“We hold these truths to be self-evident: that all men are created equal; that they are endowed by their Creator with certain unalienable rights; that among these are life, liberty, and the pursuit of happiness.” These well-known words of Thomas Jefferson, from the preamble to the Declaration of Independence, have not, alas, found universal application in the 241 years since they were written, despite governments of all persuasions in many countries paying lip service to the happiness of the people. But is there any objective measure of happiness, is Poland happy?
According to the fifth annual World happiness Report, prepared for the United Nations by the Sustainable Development Solutions Network, Norway is in the first place for happiness with Poland in 46th place. This is an improvement on Poland’s 57th place last year, beating countries such as Italy (48th place), Japan (51st place), and Portugal (98th place). This is, presumably, itself a reason to be happy although, given the Poles’ apparent preference to see only the tragic, don’t bank on it. The remaining countries in the top ten are Denmark, Iceland, Switzerland, Finland, Holland, Canada, New Zealand, Australia and Sweden.
The report is compiled from data on life expectancy, per capita gross domestic product (GDP), social support, generosity, freedom to make life choices, and perceptions of corruption. The report was published on Monday, which was the International Day of Happiness, another of these international days of something which seem to be invented with alarming frequency to assuage the insatiable need for virtue signaling that stand in place of real virtue.
But I digress, and while economics is not everything, there are some reasons for happiness when looking at Poland’s current economic performance. Barclay’s Bank has upgraded its forecast for Poland’s growth in GDP in 2017 to 3.2 per cent from its previous forecast of 3 per cent. For 2018 the bank’s forecast is unchanged at 3.4 per cent. Its forecast for inflation has also been revised upwards to 2.2 per cent, 0.2 percentage points up from its earlier forecast.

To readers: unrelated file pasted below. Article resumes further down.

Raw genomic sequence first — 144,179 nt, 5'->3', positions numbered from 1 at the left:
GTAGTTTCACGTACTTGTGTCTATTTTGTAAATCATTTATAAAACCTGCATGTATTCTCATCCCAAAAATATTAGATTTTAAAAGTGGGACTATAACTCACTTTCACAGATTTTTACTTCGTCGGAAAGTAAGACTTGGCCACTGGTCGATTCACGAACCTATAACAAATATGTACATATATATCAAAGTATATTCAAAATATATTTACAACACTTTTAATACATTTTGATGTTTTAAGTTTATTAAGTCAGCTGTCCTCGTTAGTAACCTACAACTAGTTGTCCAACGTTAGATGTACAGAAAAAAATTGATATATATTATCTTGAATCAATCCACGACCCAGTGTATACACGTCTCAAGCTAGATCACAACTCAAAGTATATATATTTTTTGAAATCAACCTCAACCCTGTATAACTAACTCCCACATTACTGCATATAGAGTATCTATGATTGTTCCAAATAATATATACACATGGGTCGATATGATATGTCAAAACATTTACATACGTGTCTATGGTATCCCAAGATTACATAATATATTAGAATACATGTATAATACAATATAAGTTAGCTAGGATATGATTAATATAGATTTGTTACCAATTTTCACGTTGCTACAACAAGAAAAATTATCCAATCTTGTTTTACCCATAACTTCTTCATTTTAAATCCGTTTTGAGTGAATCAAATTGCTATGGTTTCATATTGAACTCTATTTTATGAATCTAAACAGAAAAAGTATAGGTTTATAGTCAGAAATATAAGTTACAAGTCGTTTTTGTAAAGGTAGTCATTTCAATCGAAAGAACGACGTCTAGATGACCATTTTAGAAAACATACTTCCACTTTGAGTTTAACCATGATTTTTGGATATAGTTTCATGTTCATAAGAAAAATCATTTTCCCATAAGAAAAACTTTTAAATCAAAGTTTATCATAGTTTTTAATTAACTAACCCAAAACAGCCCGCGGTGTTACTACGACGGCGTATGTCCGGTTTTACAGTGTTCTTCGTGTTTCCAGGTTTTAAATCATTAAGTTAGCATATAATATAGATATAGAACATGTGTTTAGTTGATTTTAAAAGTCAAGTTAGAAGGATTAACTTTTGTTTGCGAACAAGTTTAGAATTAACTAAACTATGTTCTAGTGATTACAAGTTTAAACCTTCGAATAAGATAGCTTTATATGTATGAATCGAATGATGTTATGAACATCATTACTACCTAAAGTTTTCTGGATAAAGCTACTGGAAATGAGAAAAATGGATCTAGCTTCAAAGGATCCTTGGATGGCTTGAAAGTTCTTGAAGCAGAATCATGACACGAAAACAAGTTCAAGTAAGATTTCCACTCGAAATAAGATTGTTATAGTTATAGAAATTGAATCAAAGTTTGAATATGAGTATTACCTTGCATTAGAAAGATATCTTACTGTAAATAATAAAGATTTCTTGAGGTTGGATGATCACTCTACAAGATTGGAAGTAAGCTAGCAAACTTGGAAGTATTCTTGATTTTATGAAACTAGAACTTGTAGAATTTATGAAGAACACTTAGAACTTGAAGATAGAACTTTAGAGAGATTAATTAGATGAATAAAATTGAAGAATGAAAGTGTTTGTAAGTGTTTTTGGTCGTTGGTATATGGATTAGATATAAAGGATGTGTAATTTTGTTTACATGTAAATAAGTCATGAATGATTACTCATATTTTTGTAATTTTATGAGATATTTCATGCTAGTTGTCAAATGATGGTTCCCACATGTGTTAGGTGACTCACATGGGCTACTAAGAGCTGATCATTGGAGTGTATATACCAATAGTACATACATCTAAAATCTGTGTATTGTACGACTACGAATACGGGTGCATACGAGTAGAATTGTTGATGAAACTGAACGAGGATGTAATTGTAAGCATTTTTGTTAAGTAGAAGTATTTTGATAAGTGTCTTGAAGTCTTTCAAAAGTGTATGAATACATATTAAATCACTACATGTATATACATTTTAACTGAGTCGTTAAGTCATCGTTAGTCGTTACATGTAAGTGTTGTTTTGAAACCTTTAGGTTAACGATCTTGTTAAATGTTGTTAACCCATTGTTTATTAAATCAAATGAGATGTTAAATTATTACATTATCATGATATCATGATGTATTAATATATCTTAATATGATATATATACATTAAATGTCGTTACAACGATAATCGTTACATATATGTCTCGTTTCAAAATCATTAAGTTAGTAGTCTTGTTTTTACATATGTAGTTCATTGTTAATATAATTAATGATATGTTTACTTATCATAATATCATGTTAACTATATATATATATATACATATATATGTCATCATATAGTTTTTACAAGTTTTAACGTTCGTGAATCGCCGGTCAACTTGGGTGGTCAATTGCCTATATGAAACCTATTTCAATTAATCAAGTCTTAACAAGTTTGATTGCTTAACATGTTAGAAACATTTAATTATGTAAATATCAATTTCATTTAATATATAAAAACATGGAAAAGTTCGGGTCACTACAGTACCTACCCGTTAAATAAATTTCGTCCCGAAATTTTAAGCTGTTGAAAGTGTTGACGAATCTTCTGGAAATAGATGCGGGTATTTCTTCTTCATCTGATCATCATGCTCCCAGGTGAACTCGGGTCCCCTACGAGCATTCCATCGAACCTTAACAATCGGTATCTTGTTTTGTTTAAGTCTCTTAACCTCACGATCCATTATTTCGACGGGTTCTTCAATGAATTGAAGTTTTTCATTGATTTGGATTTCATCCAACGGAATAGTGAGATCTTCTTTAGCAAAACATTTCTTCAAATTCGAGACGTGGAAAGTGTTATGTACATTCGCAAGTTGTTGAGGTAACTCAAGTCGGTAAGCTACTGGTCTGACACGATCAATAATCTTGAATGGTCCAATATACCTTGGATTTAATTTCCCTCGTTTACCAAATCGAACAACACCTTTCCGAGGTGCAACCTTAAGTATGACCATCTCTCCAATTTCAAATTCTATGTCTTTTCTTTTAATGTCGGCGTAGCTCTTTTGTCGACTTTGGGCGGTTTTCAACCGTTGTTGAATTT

The bank forecasts inflation for the first quarter of 2017 to be 1.8 per cent above the same period last year, with inflation expected to be 2.6 per cent in the second quarter compared with the second quarter of 2016, compared to previous forecasts of 1.7 and 2.1 per cent respectively. Third quarter inflation is forecast at 2.5 per cent compared to the same period last year.
Looking at other figures, retail sales in Poland rose 7.3 per cent year on year in February but fell 2.7 month on month according to Poland’s central statistical office (GUS). Some analysts had forecast an 8.7 per cent increase, and 1.4 per cent fall for the same periods. Industrial production rose 1.2 per cent in February compared to February 2016, which followed growth of 9 per cent in January compared to January last year. Industrial production actually fell 0.9 per cent from month to month, compared to analysts’ forecasts of 3.5 year on year in February and 1.1 per cent month of month. Seasonally- adjusted industrial production was up 4.8 per cent year on year and 0.6 month on month.
And last, but not least, in this uncharacteristic slew of statistics, employment in the business sector was up 4.6 per cent year on year on February, according to GUS with salaries in the same sector growing 4 per cent over the same period, taking the average to over PLN 4,300 gross per month. While employment is expected to continue to grow at a steady rate, certain sectors may see some slow down, especially construction where there is a labour shortage although this could lead to higher wages.
Be that as it may, one thing which has not grown, is the Polish government’s enthusiasm for Poland to join the Euro. On Tuesday, the prime minister Beata Szydło, when asked about when Poland will join the Euro (a treaty commitment from Poland’s EU accession on 2004) told internet users that “there are no such plans”. “It is beneficial for Poland to stay with its currency, the złoty.” Her comments echo those of Mateusz Morawiecki, the finance and development minister, last week who said, “We’re not ready now. If we are ready in 10-20 years in terms of micro- and macro-economics, then of course we will be able to consider it.”
All in all, reasons to be happy and see the glass as half full rather than half empty. Of course, this being Poland, where happiness is far from the natural condition, the suspicion is that somebody is about to steal the glass.